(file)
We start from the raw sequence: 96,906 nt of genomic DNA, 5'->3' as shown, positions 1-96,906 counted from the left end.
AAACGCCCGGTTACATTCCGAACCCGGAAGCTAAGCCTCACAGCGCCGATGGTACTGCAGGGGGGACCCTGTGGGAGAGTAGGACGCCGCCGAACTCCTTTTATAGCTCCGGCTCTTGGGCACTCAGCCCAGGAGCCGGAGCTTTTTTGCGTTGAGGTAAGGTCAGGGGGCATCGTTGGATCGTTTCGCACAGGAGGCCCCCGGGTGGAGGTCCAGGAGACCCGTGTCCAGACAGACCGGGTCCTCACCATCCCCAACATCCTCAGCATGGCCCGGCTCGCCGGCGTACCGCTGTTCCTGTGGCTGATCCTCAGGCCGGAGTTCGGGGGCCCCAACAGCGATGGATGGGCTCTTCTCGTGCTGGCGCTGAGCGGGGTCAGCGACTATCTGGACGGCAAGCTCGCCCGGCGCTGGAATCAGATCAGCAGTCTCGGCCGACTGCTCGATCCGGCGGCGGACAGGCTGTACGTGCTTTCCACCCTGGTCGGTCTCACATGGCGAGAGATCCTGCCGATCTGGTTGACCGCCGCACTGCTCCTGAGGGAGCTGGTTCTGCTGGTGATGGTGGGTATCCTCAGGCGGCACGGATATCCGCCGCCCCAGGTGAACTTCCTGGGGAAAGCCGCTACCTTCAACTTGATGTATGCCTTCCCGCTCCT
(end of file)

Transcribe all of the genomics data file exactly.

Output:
We start from the raw sequence: 96,906 nt of genomic DNA, 5'->3' as shown, positions 1-96,906 counted from the left end.
AAACGCCCGGTTACATTCCGAACCCGGAAGCTAAGCCTCACAGCGCCGATGGTACTGCAGGGGGGACCCTGTGGGAGAGTAGGACGCCGCCGAACTCCTTTTATAGCTCCGGCTCTTGGGCACTCAGCCCAGGAGCCGGAGCTTTTTTGCGTTGAGGTAAGGTCAGGGGGCATCGTTGGATCGTTTCGCACAGGAGGCCCCCGGGTGGAGGTCCAGGAGACCCGTGTCCAGACAGACCGGGTCCTCACCATCCCCAACATCCTCAGCATGGCCCGGCTCGCCGGCGTACCGCTGTTCCTGTGGCTGATCCTCAGGCCGGAGTTCGGGGGCCCCAACAGCGATGGATGGGCTCTTCTCGTGCTGGCGCTGAGCGGGGTCAGCGACTATCTGGACGGCAAGCTCGCCCGGCGCTGGAATCAGATCAGCAGTCTCGGCCGACTGCTCGATCCGGCGGCGGACAGGCTGTACGTGCTTTCCACCCTGGTCGGTCTCACATGGCGAGAGATCCTGCCGATCTGGTTGACCGCCGCACTGCTCCTGAGGGAGCTGGTTCTGCTGGTGATGGTGGGTATCCTCAGGCGGCACGGATATCCGCCGCCCCAGGTGAACTTCCTGGGGAAAGCCGCTACCTTCAACTTGATGTATGCCTTCCCGCTCCT